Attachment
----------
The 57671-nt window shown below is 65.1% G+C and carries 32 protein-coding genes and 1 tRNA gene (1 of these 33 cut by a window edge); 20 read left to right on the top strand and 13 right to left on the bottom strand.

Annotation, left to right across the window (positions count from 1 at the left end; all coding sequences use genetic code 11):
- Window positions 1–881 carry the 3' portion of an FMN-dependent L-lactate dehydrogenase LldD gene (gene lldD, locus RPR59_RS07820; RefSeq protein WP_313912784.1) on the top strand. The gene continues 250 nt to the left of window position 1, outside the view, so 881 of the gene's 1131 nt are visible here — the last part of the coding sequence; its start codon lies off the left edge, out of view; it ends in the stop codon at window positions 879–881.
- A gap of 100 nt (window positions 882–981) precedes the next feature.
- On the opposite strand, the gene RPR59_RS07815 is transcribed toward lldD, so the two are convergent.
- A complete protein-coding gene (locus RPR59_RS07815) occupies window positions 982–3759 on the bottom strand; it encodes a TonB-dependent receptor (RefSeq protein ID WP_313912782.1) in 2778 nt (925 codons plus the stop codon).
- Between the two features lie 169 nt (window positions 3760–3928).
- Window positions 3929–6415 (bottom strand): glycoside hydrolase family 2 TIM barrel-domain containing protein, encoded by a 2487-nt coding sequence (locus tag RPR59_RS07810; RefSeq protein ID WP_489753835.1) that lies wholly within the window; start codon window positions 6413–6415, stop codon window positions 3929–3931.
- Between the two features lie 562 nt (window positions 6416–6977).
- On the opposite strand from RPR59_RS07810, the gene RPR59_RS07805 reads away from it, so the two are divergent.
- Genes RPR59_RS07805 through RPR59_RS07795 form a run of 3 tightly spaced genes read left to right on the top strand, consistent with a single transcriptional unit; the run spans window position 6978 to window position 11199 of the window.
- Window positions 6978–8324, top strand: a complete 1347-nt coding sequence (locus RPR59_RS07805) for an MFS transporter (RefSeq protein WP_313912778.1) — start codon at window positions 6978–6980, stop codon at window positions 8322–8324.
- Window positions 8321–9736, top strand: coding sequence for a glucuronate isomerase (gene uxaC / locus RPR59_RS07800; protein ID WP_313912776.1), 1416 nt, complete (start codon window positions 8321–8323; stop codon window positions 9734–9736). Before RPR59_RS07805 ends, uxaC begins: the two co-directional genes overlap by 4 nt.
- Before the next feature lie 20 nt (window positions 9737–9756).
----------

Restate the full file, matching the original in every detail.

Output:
The 57671-nt window shown below is 65.1% G+C and carries 32 protein-coding genes and 1 tRNA gene (1 of these 33 cut by a window edge); 20 read left to right on the top strand and 13 right to left on the bottom strand.

Annotation, left to right across the window (positions count from 1 at the left end; all coding sequences use genetic code 11):
- Window positions 1–881 carry the 3' portion of an FMN-dependent L-lactate dehydrogenase LldD gene (gene lldD, locus RPR59_RS07820; RefSeq protein WP_313912784.1) on the top strand. The gene continues 250 nt to the left of window position 1, outside the view, so 881 of the gene's 1131 nt are visible here — the last part of the coding sequence; its start codon lies off the left edge, out of view; it ends in the stop codon at window positions 879–881.
- A gap of 100 nt (window positions 882–981) precedes the next feature.
- On the opposite strand, the gene RPR59_RS07815 is transcribed toward lldD, so the two are convergent.
- A complete protein-coding gene (locus RPR59_RS07815) occupies window positions 982–3759 on the bottom strand; it encodes a TonB-dependent receptor (RefSeq protein ID WP_313912782.1) in 2778 nt (925 codons plus the stop codon).
- Between the two features lie 169 nt (window positions 3760–3928).
- Window positions 3929–6415 (bottom strand): glycoside hydrolase family 2 TIM barrel-domain containing protein, encoded by a 2487-nt coding sequence (locus tag RPR59_RS07810; RefSeq protein ID WP_489753835.1) that lies wholly within the window; start codon window positions 6413–6415, stop codon window positions 3929–3931.
- Between the two features lie 562 nt (window positions 6416–6977).
- On the opposite strand from RPR59_RS07810, the gene RPR59_RS07805 reads away from it, so the two are divergent.
- Genes RPR59_RS07805 through RPR59_RS07795 form a run of 3 tightly spaced genes read left to right on the top strand, consistent with a single transcriptional unit; the run spans window position 6978 to window position 11199 of the window.
- Window positions 6978–8324, top strand: a complete 1347-nt coding sequence (locus RPR59_RS07805) for an MFS transporter (RefSeq protein WP_313912778.1) — start codon at window positions 6978–6980, stop codon at window positions 8322–8324.
- Window positions 8321–9736, top strand: coding sequence for a glucuronate isomerase (gene uxaC / locus RPR59_RS07800; protein ID WP_313912776.1), 1416 nt, complete (start codon window positions 8321–8323; stop codon window positions 9734–9736). Before RPR59_RS07805 ends, uxaC begins: the two co-directional genes overlap by 4 nt.
- Before the next feature lie 20 nt (window positions 9737–9756).